And so because you are a business owner yourself, you think about these things about staffing and hiring and, and training and firing. And so your question is, are Edwin and Charles in it for the long haul? Because it will take a lot of work, you are aware it will take a lot of work?
That's, that's it for me.
Would it make sense to give a chance to answer or shall I just,
you can just it's your turn to speak. So just select whoever you wish to speak to who just keep the process going?
Okay, I had when I speak to you, okay. So for me, this property always had a bit of quality of a beacon. That end the positioning also of it the locational data, I somehow anticipated a radiance coming from this property into the into the area.
So you've seen the property as a beak, and that sense has a radiance that goes into the community.
And so, I have also envisioned prior prior before hearing, your your plans for the property and what the state of the property currently is that maybe a stupid symbol of, of peace and of unification could be built on such a property and kind of expressed that positive influence over the area or two throughout the area.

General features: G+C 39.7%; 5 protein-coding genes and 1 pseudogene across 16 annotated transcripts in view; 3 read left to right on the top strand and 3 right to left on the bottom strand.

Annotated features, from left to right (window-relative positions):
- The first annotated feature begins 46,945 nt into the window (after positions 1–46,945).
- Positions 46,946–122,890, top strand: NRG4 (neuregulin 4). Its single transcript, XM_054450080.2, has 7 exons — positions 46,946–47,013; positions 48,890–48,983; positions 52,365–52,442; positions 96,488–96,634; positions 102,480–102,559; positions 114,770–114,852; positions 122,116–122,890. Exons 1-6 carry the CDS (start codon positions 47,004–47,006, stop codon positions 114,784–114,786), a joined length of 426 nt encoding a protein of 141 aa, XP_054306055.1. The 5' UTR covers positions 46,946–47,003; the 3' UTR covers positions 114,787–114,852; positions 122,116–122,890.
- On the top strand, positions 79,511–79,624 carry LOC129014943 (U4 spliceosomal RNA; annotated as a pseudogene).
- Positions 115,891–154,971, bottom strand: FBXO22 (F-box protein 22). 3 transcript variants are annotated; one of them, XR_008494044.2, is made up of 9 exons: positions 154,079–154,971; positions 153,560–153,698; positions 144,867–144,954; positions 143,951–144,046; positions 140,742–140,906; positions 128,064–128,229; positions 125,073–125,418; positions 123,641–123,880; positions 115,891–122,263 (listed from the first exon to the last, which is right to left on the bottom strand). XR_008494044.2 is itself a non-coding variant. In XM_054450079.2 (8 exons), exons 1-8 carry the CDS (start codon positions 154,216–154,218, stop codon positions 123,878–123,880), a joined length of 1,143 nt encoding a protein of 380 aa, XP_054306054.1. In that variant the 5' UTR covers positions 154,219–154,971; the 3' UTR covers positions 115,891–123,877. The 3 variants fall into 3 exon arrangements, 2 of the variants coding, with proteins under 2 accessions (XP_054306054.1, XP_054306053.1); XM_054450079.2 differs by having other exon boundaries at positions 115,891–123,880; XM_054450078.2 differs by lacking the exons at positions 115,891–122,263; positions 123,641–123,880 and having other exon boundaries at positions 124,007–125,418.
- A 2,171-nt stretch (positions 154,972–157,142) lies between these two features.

The year Imagine if it's sort of the speaker and you see it as a beacon there, perhaps a stupa could be built there that would hold that. That quality that radiates to the community.
Yeah, yeah, I think that's, that's accurate. And then also, of course, the practitioners Yeah, the people who pray there or meditate or who do the healing work or, or, also, maybe our time, one could have wonderful art classes up there as well. But that all of this activity generated there that it somehow has this quality of radiating up and down the coast, you raise
the right, you see it as a center that can really have all these different activities, but that it really radiates up and down the coast, sort of a certain maybe a certain radiates and a certain energy.
That has been my sense. Thank you. I feel heard.
Okay, then else. Thank you. I'll speak to Peter. Okay. Let's see what. So in terms of the long haul, you know, Charles just bought it recently. So we're sort of negotiating the direction he's asked me to, you know, sort of manage it. So I think we're still sort of working that out. And I'm still trying to understand exactly what he has in mind and how we can work together. So it's sort of a process we're doing and these empathy circles are sort of helping with that.
Right, so you You're in the process of trying to work with Charles to figure out what the next steps are in completing the vision, and the circles help.